NIAGARA-ON-THE-LAKE, Ontario, Canada--There has been little research into the long-term psychosocial effects of surviving childhood cancer. As the numbers of survivors grow, it has become apparent that this population has increased anxiety and concerns, and that a model to understand these effects is needed, Wendy Hobbie, RN, said at the 5th International Conference for Long-Term Complications of Treatment of Children and Adolescents for Cancer, hosted by Roswell Park Cancer Institute.
"We began to notice that our adult survivors had concerns regarding their emotional well-being," said Ms. Hobbie, of The Childrens Hospital of Philadelphia. "These survivors reported that they had revisited past events where they remembered early cancer treatments. They expressed increased anxiety about their welfare and the welfare of their offspring."
Ms. Hobbie and her colleagues searched the literature for a model to help them understand the psychosocial effects of surviving cancer and found that post-traumatic stress disorder (PTSD) most closely matched what they were seeing in survivors. Symptoms of PTSD include re-experiencing negative situations, avoidance, numbing, significant stress, and impairment of everyday function. Although originally proposed as a post-war syndrome, in 1994, the definition was expanded to include any situation that is life-threatening to a person or his or her offspring. Cancer fits that criteria in that it involves repeated invasive procedures, a serious life threat, and disruption to a family.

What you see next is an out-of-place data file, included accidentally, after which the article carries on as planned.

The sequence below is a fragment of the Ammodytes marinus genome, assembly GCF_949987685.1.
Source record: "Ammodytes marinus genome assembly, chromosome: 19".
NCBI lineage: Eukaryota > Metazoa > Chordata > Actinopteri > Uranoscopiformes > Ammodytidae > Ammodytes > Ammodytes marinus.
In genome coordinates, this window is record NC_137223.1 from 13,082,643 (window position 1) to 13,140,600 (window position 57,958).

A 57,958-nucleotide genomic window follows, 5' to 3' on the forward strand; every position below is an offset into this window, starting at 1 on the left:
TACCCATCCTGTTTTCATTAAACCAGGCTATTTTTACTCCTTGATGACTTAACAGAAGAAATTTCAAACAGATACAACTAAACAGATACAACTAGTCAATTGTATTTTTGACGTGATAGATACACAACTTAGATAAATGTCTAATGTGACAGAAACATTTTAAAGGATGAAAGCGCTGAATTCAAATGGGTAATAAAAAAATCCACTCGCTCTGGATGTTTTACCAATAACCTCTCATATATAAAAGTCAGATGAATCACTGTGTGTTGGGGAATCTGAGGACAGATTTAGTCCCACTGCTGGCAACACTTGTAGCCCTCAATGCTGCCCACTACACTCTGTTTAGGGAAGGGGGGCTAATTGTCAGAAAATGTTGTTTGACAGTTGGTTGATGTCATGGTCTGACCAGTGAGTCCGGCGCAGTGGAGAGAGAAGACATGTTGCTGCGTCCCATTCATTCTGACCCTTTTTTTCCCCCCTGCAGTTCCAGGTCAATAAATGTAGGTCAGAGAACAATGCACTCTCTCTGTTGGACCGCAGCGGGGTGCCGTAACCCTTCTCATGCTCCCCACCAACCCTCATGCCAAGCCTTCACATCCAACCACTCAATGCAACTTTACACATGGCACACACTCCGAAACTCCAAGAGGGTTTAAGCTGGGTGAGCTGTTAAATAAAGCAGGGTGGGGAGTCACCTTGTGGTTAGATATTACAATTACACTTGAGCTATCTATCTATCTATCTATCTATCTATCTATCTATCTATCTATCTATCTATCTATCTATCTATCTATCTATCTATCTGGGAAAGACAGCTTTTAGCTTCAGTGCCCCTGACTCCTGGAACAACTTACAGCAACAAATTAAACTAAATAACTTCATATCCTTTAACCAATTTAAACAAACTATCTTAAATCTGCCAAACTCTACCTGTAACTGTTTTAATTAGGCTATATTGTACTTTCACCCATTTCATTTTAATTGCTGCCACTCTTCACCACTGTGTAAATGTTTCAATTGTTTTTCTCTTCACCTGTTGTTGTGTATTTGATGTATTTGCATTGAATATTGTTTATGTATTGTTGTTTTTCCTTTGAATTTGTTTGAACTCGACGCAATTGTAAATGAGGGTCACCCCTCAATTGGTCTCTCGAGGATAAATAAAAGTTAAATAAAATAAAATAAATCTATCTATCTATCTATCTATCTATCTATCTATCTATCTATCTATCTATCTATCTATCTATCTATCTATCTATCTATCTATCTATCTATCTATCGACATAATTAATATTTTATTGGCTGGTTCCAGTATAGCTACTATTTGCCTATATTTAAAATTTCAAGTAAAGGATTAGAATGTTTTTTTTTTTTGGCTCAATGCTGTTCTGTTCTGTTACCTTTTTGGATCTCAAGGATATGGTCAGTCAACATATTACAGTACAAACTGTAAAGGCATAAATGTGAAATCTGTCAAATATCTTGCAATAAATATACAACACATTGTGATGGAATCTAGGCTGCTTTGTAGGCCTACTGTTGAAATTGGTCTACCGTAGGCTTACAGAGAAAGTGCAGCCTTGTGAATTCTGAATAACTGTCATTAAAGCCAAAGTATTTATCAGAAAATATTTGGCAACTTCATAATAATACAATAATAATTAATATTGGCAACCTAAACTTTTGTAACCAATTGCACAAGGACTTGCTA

To explore this phenomenon, Ms. Hobbie and her colleagues used two tests to assess symptoms in a group of young adult survivors of childhood cancer--the PTSD Reaction Index and the Impact of Events Scale (IES).
There were 78 participants, ranging in age from 18 to 40 years (mean, 25.2). All were more than 5 years from their cancer diagnosis and more than 2 years post-therapy. The mean age at diagnosis was 11.7. The sample was divided equally between males and females, with 57% Caucasian, 32% Hispanic, 4% African- American, and 4% Asian.
The scores from this young adult study were compared with those from studies by Drs. Anne Kazak and Margaret Stuber who evaluated child and adolescent cancer survivors and their families for PTSD using the same battery of tests (Table).
"These data show that the young adults had much greater anxiety levels with higher levels of avoidance behavior and intrusive thought than their younger counterparts," Ms. Hobbie said. "In fact, 20% of young adult survivors met the full criteria for PTSD vs only 5% of children."
Currently, the researchers are conducting a larger randomized study exploring this issue. In addition, Ms. Hobbie said, "we have an intervention program for patients and their families. We help them reframe the cancer experience to reduce their anxiety levels and symptoms of PTSD. Our plan is to modify this program for young adult survivors."